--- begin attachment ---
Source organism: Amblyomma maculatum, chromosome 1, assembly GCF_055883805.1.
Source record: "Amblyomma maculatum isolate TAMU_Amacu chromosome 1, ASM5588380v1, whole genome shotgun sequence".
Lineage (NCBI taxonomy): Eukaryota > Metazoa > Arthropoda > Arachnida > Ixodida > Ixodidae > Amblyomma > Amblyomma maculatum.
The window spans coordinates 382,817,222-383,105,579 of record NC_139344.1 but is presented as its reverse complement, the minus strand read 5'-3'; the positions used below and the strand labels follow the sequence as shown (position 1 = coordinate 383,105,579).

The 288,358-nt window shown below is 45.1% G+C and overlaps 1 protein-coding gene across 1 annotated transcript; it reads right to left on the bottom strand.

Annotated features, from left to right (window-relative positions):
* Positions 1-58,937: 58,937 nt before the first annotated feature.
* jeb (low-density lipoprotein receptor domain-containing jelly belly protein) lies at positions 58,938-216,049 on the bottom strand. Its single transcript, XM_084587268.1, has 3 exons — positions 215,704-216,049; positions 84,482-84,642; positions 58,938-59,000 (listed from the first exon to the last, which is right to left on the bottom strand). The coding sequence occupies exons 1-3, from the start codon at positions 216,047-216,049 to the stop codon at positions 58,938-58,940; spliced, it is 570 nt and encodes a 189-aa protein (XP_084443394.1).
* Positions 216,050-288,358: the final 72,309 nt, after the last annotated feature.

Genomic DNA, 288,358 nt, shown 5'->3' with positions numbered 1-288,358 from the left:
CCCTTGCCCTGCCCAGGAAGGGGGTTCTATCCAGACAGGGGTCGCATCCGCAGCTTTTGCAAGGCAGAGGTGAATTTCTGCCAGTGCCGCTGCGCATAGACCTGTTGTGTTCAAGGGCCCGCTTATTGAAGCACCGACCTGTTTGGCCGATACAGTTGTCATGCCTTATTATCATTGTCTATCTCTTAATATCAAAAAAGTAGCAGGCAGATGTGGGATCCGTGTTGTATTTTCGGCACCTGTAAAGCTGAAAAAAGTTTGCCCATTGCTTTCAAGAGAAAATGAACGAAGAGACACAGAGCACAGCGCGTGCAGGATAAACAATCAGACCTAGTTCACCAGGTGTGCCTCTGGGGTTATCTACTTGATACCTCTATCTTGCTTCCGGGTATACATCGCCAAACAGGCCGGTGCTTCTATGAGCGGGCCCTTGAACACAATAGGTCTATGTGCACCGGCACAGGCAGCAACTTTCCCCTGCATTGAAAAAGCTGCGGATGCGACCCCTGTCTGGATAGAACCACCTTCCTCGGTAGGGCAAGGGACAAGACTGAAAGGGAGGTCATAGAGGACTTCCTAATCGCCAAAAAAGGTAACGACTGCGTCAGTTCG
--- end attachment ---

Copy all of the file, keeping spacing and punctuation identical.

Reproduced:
Source organism: Amblyomma maculatum, chromosome 1, assembly GCF_055883805.1.
Source record: "Amblyomma maculatum isolate TAMU_Amacu chromosome 1, ASM5588380v1, whole genome shotgun sequence".
Lineage (NCBI taxonomy): Eukaryota > Metazoa > Arthropoda > Arachnida > Ixodida > Ixodidae > Amblyomma > Amblyomma maculatum.
The window spans coordinates 382,817,222-383,105,579 of record NC_139344.1 but is presented as its reverse complement, the minus strand read 5'-3'; the positions used below and the strand labels follow the sequence as shown (position 1 = coordinate 383,105,579).

The 288,358-nt window shown below is 45.1% G+C and overlaps 1 protein-coding gene across 1 annotated transcript; it reads right to left on the bottom strand.

Annotated features, from left to right (window-relative positions):
* Positions 1-58,937: 58,937 nt before the first annotated feature.
* jeb (low-density lipoprotein receptor domain-containing jelly belly protein) lies at positions 58,938-216,049 on the bottom strand. Its single transcript, XM_084587268.1, has 3 exons — positions 215,704-216,049; positions 84,482-84,642; positions 58,938-59,000 (listed from the first exon to the last, which is right to left on the bottom strand). The coding sequence occupies exons 1-3, from the start codon at positions 216,047-216,049 to the stop codon at positions 58,938-58,940; spliced, it is 570 nt and encodes a 189-aa protein (XP_084443394.1).
* Positions 216,050-288,358: the final 72,309 nt, after the last annotated feature.

Genomic DNA, 288,358 nt, shown 5'->3' with positions numbered 1-288,358 from the left:
CCCTTGCCCTGCCCAGGAAGGGGGTTCTATCCAGACAGGGGTCGCATCCGCAGCTTTTGCAAGGCAGAGGTGAATTTCTGCCAGTGCCGCTGCGCATAGACCTGTTGTGTTCAAGGGCCCGCTTATTGAAGCACCGACCTGTTTGGCCGATACAGTTGTCATGCCTTATTATCATTGTCTATCTCTTAATATCAAAAAAGTAGCAGGCAGATGTGGGATCCGTGTTGTATTTTCGGCACCTGTAAAGCTGAAAAAAGTTTGCCCATTGCTTTCAAGAGAAAATGAACGAAGAGACACAGAGCACAGCGCGTGCAGGATAAACAATCAGACCTAGTTCACCAGGTGTGCCTCTGGGGTTATCTACTTGATACCTCTATCTTGCTTCCGGGTATACATCGCCAAACAGGCCGGTGCTTCTATGAGCGGGCCCTTGAACACAATAGGTCTATGTGCACCGGCACAGGCAGCAACTTTCCCCTGCATTGAAAAAGCTGCGGATGCGACCCCTGTCTGGATAGAACCACCTTCCTCGGTAGGGCAAGGGACAAGACTGAAAGGGAGGTCATAGAGGACTTCCTAATCGCCAAAAAAGGTAACGACTGCGTCAGTTCG